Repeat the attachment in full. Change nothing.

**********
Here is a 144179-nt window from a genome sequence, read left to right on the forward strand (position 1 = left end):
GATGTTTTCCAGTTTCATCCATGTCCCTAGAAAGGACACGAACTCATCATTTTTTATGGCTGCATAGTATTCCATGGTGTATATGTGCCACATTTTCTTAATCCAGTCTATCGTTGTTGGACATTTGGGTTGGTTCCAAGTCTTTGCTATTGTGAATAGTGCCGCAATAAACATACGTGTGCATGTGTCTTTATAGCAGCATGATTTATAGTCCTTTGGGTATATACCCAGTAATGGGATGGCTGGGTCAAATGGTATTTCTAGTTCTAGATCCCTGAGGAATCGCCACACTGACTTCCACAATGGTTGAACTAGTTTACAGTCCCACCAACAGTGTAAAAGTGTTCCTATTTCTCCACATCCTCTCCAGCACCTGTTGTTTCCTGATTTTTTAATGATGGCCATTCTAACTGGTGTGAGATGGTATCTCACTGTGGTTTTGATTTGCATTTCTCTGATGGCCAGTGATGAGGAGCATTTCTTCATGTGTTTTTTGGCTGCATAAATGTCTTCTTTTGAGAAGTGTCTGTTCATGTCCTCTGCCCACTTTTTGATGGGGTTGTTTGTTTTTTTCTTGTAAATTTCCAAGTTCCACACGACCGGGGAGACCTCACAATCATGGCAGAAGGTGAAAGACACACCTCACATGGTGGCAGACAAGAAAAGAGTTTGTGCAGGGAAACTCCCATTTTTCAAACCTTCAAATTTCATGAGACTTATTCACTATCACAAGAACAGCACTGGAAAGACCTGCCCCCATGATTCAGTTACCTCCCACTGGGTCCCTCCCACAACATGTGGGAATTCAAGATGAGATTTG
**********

Here is a 144179-nt window from a genome sequence, read left to right on the forward strand (position 1 = left end):
GATGTTTTCCAGTTTCATCCATGTCCCTAGAAAGGACACGAACTCATCATTTTTTATGGCTGCATAGTATTCCATGGTGTATATGTGCCACATTTTCTTAATCCAGTCTATCGTTGTTGGACATTTGGGTTGGTTCCAAGTCTTTGCTATTGTGAATAGTGCCGCAATAAACATACGTGTGCATGTGTCTTTATAGCAGCATGATTTATAGTCCTTTGGGTATATACCCAGTAATGGGATGGCTGGGTCAAATGGTATTTCTAGTTCTAGATCCCTGAGGAATCGCCACACTGACTTCCACAATGGTTGAACTAGTTTACAGTCCCACCAACAGTGTAAAAGTGTTCCTATTTCTCCACATCCTCTCCAGCACCTGTTGTTTCCTGATTTTTTAATGATGGCCATTCTAACTGGTGTGAGATGGTATCTCACTGTGGTTTTGATTTGCATTTCTCTGATGGCCAGTGATGAGGAGCATTTCTTCATGTGTTTTTTGGCTGCATAAATGTCTTCTTTTGAGAAGTGTCTGTTCATGTCCTCTGCCCACTTTTTGATGGGGTTGTTTGTTTTTTTCTTGTAAATTTCCAAGTTCCACACGACCGGGGAGACCTCACAATCATGGCAGAAGGTGAAAGACACACCTCACATGGTGGCAGACAAGAAAAGAGTTTGTGCAGGGAAACTCCCATTTTTCAAACCTTCAAATTTCATGAGACTTATTCACTATCACAAGAACAGCACTGGAAAGACCTGCCCCCATGATTCAGTTACCTCCCACTGGGTCCCTCCCACAACATGTGGGAATTCAAGATGAGATTTG